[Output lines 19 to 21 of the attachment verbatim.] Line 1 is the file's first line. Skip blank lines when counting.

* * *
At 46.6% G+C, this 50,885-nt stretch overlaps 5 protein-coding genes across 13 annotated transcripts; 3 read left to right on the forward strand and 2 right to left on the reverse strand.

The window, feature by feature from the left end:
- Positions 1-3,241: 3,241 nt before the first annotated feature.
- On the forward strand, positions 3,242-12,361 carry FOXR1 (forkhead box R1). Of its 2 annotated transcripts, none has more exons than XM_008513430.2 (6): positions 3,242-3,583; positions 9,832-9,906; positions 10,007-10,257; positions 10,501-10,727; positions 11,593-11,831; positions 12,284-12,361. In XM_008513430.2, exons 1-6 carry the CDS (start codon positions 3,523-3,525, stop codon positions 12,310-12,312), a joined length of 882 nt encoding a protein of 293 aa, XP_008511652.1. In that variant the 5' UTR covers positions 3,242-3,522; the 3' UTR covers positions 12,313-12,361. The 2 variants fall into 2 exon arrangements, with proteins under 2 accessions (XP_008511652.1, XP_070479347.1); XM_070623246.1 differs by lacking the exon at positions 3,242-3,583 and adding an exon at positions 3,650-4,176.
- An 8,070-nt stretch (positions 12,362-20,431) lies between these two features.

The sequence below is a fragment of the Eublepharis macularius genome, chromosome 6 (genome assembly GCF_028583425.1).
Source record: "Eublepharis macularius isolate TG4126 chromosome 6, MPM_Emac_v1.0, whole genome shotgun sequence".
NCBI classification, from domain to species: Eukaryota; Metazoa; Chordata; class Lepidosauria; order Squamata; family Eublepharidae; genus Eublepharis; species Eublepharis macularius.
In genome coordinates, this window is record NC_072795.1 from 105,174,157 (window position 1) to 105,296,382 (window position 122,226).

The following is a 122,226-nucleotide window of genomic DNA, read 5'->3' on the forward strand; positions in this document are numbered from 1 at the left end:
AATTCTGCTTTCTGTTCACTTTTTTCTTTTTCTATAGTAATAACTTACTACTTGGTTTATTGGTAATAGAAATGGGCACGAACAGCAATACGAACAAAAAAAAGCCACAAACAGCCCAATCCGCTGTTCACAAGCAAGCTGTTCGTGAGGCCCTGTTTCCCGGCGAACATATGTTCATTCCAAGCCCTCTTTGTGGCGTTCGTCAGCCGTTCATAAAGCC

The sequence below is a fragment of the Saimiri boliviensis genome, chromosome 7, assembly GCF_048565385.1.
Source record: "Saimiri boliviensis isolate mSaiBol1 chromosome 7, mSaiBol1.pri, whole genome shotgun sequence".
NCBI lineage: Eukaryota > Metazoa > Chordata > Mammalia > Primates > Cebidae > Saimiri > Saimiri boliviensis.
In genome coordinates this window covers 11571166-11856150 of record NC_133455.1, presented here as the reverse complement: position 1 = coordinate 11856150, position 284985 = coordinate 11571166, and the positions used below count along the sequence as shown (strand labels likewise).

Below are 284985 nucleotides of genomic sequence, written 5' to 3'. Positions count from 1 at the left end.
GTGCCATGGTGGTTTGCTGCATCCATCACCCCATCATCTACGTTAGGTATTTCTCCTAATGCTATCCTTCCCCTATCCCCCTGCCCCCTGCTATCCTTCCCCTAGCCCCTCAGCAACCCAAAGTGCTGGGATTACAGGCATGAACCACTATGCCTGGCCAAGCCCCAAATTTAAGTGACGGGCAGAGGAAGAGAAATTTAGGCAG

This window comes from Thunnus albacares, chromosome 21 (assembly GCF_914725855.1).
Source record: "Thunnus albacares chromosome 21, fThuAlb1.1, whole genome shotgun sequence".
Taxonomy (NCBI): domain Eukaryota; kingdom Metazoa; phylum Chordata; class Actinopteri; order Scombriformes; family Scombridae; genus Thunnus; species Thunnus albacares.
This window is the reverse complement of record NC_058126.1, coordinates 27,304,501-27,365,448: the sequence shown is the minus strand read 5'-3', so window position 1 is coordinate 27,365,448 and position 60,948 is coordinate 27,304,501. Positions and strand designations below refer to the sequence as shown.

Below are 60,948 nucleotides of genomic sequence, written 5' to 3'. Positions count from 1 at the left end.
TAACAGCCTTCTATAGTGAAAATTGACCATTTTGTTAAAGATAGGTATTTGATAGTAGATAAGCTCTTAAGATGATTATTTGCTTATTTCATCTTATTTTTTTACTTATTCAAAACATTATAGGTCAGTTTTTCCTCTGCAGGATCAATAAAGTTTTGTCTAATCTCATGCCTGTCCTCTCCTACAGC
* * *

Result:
Source record: "Thunnus albacares chromosome 21, fThuAlb1.1, whole genome shotgun sequence".
Taxonomy (NCBI): domain Eukaryota; kingdom Metazoa; phylum Chordata; class Actinopteri; order Scombriformes; family Scombridae; genus Thunnus; species Thunnus albacares.
This window is the reverse complement of record NC_058126.1, coordinates 27,304,501-27,365,448: the sequence shown is the minus strand read 5'-3', so window position 1 is coordinate 27,365,448 and position 60,948 is coordinate 27,304,501. Positions and strand designations below refer to the sequence as shown.